The Current

Boko Haram using young girls as suicide bombers in Nigeria attacks

Two months ago the government of Nigeria announced a technical victory over Boko Haram. But if they've won a war, they are still in a battle as the brutal extremist insurgency shifts tactics and uses children to terrorize communities.
A loaded truck wait to carry people fleeing from Boko Haram Islamists at Mairi village outskirts of Maiduguri capital of northeast Borno State, on Feb. 6, 2016. (Stringer/AFP/Getty Images)

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In 2015, the Global Terrorism Index put out by the Institute of Economics and Peace, ranked Boko Haram as the deadliest terror group in the world. It killed more that 6,600 people in 2014, that's an increase of 300 per cent from the previous year and makes the Boko Haram even more deadly than ISIS. 

In late Dec. 2015, Nigerian President Muhammadu Buhari declared victory over the militant group Boko Haram. His military's onslaught against the militant group that has terrorized Northern Nigeria for years has reduced it to recruiting young girls to be suicide bombers, instead of executing strategic ground attacks. 

On Feb. 13, Boko Haram attacked two villages, killing 30 people. In another attack, two young girls wearing suicide vests, walked into a camp where some 50,000 displaced people were living, and detonated explosives, killing at least 58 people.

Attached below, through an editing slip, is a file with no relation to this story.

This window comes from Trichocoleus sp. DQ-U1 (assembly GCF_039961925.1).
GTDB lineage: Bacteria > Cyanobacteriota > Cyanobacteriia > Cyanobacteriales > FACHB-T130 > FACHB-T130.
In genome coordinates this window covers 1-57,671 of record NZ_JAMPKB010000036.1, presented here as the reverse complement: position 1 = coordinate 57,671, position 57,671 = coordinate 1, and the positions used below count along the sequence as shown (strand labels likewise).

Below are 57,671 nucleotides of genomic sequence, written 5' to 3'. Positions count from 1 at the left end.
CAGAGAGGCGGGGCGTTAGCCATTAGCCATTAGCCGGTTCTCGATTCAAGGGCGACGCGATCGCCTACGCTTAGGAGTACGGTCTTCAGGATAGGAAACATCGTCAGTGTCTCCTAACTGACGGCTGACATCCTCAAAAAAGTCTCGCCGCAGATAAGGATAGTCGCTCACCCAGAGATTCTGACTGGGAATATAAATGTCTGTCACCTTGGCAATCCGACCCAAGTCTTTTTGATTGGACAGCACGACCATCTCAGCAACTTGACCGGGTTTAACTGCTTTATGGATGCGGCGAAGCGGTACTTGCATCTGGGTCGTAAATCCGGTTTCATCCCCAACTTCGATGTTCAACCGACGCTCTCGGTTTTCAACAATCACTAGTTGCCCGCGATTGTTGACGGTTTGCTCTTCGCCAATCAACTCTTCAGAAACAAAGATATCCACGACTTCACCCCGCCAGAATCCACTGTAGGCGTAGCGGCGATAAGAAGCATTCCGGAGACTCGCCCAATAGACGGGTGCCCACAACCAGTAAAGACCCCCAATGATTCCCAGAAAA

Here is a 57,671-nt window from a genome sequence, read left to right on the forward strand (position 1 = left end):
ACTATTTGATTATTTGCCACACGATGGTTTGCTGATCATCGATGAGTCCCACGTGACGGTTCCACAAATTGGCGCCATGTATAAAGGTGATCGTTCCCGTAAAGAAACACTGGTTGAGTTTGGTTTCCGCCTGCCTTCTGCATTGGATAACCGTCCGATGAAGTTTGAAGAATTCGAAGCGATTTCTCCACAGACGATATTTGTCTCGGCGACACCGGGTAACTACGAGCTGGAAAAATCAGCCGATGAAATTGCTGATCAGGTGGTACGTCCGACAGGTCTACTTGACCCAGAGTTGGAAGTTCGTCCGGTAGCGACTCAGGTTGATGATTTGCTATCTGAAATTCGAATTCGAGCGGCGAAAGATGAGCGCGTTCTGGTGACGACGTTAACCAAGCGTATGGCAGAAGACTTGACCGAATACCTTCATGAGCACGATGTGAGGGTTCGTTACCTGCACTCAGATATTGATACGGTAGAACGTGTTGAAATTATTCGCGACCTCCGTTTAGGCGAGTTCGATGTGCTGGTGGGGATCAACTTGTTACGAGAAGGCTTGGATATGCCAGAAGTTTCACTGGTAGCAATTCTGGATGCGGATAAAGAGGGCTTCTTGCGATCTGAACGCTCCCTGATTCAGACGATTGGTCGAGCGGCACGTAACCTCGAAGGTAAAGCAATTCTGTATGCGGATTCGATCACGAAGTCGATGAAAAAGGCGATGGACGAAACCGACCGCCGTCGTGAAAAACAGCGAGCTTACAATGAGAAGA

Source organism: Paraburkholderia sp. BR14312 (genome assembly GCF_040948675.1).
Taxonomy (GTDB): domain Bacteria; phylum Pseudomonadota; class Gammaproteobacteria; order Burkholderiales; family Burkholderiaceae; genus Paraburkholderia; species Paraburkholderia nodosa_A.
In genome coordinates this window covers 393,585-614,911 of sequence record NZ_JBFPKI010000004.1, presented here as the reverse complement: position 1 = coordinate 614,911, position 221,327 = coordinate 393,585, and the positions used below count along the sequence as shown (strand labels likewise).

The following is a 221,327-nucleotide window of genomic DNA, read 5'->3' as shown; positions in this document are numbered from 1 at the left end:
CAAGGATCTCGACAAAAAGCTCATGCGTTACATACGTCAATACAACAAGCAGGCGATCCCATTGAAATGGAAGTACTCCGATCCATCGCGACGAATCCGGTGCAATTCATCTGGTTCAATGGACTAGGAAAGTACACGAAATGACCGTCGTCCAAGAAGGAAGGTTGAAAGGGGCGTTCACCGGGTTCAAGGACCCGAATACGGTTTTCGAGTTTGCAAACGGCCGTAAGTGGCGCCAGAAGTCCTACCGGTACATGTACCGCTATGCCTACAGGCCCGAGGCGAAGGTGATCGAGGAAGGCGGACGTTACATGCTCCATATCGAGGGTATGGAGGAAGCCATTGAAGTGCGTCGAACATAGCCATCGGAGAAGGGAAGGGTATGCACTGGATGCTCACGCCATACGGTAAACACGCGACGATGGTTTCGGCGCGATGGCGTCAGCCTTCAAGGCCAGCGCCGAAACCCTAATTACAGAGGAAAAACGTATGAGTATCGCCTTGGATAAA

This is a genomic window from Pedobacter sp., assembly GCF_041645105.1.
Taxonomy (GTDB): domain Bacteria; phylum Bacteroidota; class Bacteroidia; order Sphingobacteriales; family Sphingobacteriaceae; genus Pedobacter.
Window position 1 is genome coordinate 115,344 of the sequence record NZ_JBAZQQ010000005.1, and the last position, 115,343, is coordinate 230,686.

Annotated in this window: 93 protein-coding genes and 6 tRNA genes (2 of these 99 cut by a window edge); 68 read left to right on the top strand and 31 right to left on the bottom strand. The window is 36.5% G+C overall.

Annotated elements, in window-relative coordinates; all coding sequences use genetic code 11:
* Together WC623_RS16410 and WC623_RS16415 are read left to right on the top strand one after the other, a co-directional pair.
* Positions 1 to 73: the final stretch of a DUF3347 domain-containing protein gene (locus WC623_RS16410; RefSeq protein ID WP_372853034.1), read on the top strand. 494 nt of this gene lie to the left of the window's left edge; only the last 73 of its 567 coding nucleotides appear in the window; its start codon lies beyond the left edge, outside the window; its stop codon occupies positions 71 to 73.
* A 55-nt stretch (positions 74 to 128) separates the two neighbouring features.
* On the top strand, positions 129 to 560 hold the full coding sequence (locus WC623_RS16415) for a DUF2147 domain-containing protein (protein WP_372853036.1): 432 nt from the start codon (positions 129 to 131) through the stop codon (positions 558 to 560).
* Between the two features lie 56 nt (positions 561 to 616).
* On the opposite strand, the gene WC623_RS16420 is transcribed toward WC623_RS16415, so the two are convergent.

Children fleeing from Boko Haram Islamists walk past burnt house and carry belongings at Mairi village outskirts of Maiduguri capital of northeast Borno State, on Feb. 6, 2016. (Stringer/AFP/Getty Images)

A consequence of the military crackdown on Boko Haram in Nigeria has been an influx of fighters spilling into neighbouring countries. Several high profile terrorist attacks in West Africa over the past few months are raising concerns that terrorism is a growing regional problem, including the recent January attack in nearby Burkina Faso that killed six Canadians. 

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The Current did ask the Nigerian High Commission in Ottawa for comment on this story but did not receive a response. 

This segment was produced by The Current's Catherine Kalbfleisch.